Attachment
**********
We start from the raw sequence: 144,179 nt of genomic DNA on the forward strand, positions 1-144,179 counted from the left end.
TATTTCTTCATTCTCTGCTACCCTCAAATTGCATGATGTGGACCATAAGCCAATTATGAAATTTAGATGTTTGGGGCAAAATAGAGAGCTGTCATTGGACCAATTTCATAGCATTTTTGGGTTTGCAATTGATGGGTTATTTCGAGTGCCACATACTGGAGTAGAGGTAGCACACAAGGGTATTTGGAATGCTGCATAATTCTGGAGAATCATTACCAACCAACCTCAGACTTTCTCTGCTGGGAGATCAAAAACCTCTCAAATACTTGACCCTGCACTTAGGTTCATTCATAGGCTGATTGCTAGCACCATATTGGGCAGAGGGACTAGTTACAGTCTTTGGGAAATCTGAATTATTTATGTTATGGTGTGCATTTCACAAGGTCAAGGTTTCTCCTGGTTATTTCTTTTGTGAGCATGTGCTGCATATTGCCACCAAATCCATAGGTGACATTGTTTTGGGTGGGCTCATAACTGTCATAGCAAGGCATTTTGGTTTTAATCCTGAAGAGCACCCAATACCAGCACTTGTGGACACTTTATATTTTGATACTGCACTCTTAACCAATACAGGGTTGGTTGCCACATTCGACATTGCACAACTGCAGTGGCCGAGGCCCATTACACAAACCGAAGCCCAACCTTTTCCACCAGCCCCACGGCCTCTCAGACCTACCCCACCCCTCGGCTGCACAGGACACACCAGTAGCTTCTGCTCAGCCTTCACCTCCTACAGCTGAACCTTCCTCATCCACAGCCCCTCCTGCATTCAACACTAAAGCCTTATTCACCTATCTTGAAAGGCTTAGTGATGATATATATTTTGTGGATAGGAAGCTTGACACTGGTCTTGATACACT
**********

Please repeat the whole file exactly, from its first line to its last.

We start from the raw sequence: 144,179 nt of genomic DNA on the forward strand, positions 1-144,179 counted from the left end.
TATTTCTTCATTCTCTGCTACCCTCAAATTGCATGATGTGGACCATAAGCCAATTATGAAATTTAGATGTTTGGGGCAAAATAGAGAGCTGTCATTGGACCAATTTCATAGCATTTTTGGGTTTGCAATTGATGGGTTATTTCGAGTGCCACATACTGGAGTAGAGGTAGCACACAAGGGTATTTGGAATGCTGCATAATTCTGGAGAATCATTACCAACCAACCTCAGACTTTCTCTGCTGGGAGATCAAAAACCTCTCAAATACTTGACCCTGCACTTAGGTTCATTCATAGGCTGATTGCTAGCACCATATTGGGCAGAGGGACTAGTTACAGTCTTTGGGAAATCTGAATTATTTATGTTATGGTGTGCATTTCACAAGGTCAAGGTTTCTCCTGGTTATTTCTTTTGTGAGCATGTGCTGCATATTGCCACCAAATCCATAGGTGACATTGTTTTGGGTGGGCTCATAACTGTCATAGCAAGGCATTTTGGTTTTAATCCTGAAGAGCACCCAATACCAGCACTTGTGGACACTTTATATTTTGATACTGCACTCTTAACCAATACAGGGTTGGTTGCCACATTCGACATTGCACAACTGCAGTGGCCGAGGCCCATTACACAAACCGAAGCCCAACCTTTTCCACCAGCCCCACGGCCTCTCAGACCTACCCCACCCCTCGGCTGCACAGGACACACCAGTAGCTTCTGCTCAGCCTTCACCTCCTACAGCTGAACCTTCCTCATCCACAGCCCCTCCTGCATTCAACACTAAAGCCTTATTCACCTATCTTGAAAGGCTTAGTGATGATATATATTTTGTGGATAGGAAGCTTGACACTGGTCTTGATACACT